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Old 10-01-22, 10:42 AM
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Originally Posted by andrewclaus View Post
But that takes patience!
It's OK.....I have a little bit of that
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Old 10-01-22, 10:43 AM
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Originally Posted by xiaoman1 View Post
I will add turn the bike upside down and put the penetrant into the BB shell and give it a long time to work...you might even see some of it flowing out around the "downturned" seat post.
Good Luck, Ben
Thank you, yes - it's going in at both ends!
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Old 10-01-22, 10:44 AM
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Originally Posted by grumpus View Post
That's probably a result of inadequate flux removal before painting, it's likely to be superficial.
I like the sound of that.....hope so!
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Old 10-01-22, 10:50 AM
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Originally Posted by wellerchap View Post
That seems to be an American product - very expensive here in the UK.
I'm generally a fan of PlusGas but I'm not sure how effective it would be in this situation - possibly together with the repeated heating mentioned elsewhere.
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Old 10-01-22, 10:58 AM
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Originally Posted by grumpus View Post
That's probably a result of inadequate flux removal before painting, it's likely to be superficial.
On a new (or newer) bike, it might be superficial. But this bike is around 30 years old and has significant rust elsewhere, in addition to a frozen post. It has rust problems.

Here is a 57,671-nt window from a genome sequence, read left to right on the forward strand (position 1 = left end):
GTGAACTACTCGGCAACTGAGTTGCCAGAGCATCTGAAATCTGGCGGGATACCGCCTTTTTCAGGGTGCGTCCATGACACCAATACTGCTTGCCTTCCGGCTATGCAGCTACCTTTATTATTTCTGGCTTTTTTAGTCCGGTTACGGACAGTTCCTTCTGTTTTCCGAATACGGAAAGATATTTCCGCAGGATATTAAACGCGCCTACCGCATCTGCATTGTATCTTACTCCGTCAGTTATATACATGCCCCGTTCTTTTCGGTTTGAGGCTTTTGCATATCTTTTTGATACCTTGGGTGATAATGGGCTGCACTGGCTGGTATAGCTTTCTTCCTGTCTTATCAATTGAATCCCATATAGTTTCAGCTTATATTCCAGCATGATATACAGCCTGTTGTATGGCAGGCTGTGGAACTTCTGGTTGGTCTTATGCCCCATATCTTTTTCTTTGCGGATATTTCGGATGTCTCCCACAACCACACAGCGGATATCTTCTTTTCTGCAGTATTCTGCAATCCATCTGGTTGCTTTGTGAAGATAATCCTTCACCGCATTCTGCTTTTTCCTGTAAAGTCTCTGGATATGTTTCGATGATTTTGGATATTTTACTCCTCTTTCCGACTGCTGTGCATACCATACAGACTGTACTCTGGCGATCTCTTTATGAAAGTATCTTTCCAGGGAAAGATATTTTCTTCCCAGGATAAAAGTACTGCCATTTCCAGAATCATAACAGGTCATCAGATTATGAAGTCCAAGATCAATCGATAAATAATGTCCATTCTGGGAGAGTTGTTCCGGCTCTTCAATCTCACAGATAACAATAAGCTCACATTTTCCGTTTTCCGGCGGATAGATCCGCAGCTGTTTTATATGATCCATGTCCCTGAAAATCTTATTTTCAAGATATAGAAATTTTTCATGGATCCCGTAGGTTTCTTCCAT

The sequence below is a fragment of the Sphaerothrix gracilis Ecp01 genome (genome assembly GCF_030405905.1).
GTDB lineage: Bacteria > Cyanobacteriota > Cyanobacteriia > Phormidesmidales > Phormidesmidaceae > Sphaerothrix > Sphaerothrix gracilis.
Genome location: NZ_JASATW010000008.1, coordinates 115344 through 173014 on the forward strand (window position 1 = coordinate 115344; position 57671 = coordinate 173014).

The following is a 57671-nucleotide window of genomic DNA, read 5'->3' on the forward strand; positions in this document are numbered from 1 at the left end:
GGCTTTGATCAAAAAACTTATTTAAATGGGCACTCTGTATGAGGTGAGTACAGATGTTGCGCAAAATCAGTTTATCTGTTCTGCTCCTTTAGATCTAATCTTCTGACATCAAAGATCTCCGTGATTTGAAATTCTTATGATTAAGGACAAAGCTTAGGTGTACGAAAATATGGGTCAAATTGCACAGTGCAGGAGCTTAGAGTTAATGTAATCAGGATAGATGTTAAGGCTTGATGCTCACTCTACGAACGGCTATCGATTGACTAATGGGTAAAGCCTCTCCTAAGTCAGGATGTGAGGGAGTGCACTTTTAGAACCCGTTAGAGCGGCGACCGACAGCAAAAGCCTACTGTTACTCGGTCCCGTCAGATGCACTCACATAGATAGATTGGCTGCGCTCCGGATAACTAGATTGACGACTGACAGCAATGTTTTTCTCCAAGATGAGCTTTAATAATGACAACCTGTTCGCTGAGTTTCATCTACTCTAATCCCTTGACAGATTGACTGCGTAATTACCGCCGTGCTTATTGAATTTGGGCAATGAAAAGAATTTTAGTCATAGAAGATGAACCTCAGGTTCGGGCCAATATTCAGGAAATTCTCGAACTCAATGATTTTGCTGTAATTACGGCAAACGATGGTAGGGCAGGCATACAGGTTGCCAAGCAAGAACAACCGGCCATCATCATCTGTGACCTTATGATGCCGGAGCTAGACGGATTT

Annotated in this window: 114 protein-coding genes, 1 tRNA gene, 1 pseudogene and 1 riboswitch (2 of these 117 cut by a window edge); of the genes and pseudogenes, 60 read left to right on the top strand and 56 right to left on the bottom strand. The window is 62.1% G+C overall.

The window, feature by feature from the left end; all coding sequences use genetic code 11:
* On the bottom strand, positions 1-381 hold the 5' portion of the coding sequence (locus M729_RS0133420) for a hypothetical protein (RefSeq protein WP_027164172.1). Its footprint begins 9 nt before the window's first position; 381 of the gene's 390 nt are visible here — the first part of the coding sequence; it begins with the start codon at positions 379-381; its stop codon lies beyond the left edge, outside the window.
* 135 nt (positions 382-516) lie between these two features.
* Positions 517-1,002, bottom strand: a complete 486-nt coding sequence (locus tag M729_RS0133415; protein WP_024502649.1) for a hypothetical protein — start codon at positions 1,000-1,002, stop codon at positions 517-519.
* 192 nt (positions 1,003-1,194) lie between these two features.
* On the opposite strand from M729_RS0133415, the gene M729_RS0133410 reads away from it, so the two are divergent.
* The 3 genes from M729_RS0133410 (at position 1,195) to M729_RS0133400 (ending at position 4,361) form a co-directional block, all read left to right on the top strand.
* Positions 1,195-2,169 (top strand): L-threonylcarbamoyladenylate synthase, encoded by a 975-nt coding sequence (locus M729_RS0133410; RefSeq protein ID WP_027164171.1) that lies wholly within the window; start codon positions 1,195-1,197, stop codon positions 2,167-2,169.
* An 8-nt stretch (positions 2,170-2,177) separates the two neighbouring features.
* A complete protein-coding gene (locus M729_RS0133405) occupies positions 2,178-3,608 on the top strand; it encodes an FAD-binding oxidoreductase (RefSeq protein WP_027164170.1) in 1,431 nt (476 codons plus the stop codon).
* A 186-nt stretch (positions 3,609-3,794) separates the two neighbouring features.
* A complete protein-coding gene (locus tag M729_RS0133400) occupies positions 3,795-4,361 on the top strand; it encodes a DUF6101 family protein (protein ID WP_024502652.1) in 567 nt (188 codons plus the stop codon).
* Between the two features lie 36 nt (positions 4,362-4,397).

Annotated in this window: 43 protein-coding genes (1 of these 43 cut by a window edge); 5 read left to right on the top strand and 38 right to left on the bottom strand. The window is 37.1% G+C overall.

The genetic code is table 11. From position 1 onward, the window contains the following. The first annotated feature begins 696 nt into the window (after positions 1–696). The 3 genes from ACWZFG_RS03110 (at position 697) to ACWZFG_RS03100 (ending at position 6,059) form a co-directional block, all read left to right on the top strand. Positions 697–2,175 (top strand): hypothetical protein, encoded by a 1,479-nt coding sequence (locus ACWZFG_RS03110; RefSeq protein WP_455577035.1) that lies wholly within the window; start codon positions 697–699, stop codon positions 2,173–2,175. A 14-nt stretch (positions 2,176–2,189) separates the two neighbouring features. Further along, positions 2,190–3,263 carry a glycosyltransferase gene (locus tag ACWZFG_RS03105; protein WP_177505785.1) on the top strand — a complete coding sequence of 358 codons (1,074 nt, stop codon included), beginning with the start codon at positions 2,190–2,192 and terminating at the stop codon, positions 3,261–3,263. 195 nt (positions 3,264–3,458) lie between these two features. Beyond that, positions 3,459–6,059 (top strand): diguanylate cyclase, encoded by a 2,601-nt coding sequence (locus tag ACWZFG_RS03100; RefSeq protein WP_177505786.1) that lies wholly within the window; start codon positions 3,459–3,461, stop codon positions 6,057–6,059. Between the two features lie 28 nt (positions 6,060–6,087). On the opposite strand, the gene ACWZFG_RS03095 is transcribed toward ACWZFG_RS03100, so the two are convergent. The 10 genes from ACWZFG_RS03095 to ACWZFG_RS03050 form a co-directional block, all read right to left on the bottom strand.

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Old 10-01-22, 12:16 PM
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other seat post removal approaches

I agree with doing a good rust check before investing time/effort on the seat post

some other seat post removal methods

ammonia soak, turn frame upside down an fill with as concentrated ammonia as you can find

thermal shock..... a product called freeze off combines penetrant and get super cold when applied...this is my go to for stuck things

from there it is destructive removal

lye soak to dissolve the seat post

cut top of seat post off and cut the seatpost out by cutting vertical strips out
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Old 10-01-22, 07:54 PM
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Originally Posted by 3alarmer View Post
....this may be your opinion, but I can assure you that I've done this plenty of times, and in fact, keep an old leather saddle frame (minus the leather) hanging over on one corner of the tools pegboard for exactly this purpose. It works quite well, and you don't need any wooden blocks or other protections for the saddle frame, because it is not necessary to protect it. Why in the world would you think that grabbing a sacrificial saddle frame, attached to the post via the post's own clamp, and fixed on a bench vise, would have less "leverage" in using this method to twist the frame off the post ? It's the same operation. But by avoiding any clamping force directed from the vise to the post, it protects the post and clamp itself.
Been there, done that. Didn't work. Thanks anyway. The bench vise works if the bench is bolted to something solid, like the floor or wall joists. I wouldn't have brought it up if I hadn't already done it.